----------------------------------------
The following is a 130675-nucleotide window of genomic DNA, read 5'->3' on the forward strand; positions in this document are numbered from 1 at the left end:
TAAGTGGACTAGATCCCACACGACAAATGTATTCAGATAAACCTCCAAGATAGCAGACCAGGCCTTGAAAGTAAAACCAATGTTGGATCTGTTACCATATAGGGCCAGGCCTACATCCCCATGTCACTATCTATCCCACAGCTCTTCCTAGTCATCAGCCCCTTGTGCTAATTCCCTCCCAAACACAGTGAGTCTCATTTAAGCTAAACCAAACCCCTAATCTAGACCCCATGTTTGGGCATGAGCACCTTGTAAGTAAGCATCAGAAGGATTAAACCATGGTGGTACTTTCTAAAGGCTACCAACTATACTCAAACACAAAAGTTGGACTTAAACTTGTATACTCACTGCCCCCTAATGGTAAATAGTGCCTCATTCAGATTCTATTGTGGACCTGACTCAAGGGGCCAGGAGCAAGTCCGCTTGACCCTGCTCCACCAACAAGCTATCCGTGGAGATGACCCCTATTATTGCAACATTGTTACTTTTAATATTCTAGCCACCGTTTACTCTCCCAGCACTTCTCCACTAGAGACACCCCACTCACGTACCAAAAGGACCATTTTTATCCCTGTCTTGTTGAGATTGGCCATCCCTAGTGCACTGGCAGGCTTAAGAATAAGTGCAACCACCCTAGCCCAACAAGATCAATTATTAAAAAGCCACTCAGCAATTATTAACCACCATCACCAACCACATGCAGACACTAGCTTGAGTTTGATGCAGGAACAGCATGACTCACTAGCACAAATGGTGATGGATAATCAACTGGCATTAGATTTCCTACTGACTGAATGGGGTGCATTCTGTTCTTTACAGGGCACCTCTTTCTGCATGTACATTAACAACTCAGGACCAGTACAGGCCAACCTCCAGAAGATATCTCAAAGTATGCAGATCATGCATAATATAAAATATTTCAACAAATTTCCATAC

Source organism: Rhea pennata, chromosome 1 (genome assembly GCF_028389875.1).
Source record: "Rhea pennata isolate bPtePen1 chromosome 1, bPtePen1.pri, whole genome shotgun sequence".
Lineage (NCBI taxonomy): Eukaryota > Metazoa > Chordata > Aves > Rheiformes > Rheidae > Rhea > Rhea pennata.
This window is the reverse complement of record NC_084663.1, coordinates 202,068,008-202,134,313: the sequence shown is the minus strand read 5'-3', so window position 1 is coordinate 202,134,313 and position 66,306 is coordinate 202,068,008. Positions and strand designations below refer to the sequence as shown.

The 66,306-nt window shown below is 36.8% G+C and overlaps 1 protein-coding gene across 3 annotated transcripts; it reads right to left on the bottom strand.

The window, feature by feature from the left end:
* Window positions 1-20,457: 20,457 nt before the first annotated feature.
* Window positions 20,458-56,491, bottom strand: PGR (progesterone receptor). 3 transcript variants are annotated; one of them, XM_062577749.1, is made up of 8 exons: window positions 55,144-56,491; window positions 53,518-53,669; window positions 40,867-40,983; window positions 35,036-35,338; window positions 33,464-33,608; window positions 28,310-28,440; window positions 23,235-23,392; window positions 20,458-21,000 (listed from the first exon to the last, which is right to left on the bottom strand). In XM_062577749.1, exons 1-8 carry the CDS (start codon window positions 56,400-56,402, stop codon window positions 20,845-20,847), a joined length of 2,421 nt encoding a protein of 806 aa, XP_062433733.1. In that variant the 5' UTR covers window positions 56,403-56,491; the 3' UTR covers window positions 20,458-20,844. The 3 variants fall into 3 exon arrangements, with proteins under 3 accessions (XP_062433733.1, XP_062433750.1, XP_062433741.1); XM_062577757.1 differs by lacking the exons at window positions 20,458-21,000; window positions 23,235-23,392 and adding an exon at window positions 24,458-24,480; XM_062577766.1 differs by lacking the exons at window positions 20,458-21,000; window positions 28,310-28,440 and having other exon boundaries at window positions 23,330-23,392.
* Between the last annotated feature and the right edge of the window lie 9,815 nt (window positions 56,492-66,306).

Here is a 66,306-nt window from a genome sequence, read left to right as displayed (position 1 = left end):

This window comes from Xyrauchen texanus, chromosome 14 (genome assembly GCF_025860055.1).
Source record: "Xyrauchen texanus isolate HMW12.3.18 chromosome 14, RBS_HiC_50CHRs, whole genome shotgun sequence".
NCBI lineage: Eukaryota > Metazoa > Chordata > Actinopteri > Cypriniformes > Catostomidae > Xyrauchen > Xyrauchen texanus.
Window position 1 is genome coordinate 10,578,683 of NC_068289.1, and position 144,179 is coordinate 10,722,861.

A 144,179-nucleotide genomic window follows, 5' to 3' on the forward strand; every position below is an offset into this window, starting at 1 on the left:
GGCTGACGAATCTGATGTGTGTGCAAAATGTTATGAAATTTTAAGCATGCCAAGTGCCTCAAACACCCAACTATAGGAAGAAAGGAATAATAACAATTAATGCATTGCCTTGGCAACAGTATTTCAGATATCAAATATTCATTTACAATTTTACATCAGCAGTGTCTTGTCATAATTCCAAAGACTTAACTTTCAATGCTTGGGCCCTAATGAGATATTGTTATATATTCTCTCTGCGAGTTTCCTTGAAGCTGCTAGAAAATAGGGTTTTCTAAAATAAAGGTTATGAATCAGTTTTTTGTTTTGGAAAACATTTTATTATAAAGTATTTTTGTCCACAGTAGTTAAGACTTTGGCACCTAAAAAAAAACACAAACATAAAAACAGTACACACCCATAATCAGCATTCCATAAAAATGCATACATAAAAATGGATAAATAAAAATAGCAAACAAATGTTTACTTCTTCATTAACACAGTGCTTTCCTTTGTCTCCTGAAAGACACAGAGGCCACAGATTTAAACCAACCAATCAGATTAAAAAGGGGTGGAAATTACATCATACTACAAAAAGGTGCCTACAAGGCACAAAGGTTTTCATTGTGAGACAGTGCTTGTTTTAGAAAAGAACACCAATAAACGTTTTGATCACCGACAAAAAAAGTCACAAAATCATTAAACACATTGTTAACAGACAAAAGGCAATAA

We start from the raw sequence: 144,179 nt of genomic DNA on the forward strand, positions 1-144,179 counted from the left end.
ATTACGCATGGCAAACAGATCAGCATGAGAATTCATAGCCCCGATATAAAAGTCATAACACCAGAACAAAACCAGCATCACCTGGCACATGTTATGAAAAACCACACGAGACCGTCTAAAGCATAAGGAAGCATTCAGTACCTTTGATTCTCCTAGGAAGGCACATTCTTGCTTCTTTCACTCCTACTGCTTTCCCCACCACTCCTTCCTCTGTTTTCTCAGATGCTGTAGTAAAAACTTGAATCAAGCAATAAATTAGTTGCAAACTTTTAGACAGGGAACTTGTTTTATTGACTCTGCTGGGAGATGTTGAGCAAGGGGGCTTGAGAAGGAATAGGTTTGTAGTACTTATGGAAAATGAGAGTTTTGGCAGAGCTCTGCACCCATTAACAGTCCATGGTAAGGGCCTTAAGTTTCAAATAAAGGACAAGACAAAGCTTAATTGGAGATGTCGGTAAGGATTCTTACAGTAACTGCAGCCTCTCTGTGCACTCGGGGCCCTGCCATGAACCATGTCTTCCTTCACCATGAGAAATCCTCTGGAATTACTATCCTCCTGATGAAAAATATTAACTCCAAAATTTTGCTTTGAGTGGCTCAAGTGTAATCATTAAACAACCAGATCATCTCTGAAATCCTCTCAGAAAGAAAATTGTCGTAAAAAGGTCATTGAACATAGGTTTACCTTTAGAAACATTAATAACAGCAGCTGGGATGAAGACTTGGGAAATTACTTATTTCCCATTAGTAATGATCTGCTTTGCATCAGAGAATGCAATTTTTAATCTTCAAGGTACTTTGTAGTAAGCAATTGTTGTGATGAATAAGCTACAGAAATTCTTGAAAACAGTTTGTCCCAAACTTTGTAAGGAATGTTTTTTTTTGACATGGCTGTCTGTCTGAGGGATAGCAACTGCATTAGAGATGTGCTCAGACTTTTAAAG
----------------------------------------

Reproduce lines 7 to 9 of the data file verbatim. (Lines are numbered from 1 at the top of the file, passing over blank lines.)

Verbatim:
The 66,306-nt window shown below is 36.8% G+C and overlaps 1 protein-coding gene across 3 annotated transcripts; it reads right to left on the bottom strand.

The window, feature by feature from the left end:
* Window positions 1-20,457: 20,457 nt before the first annotated feature.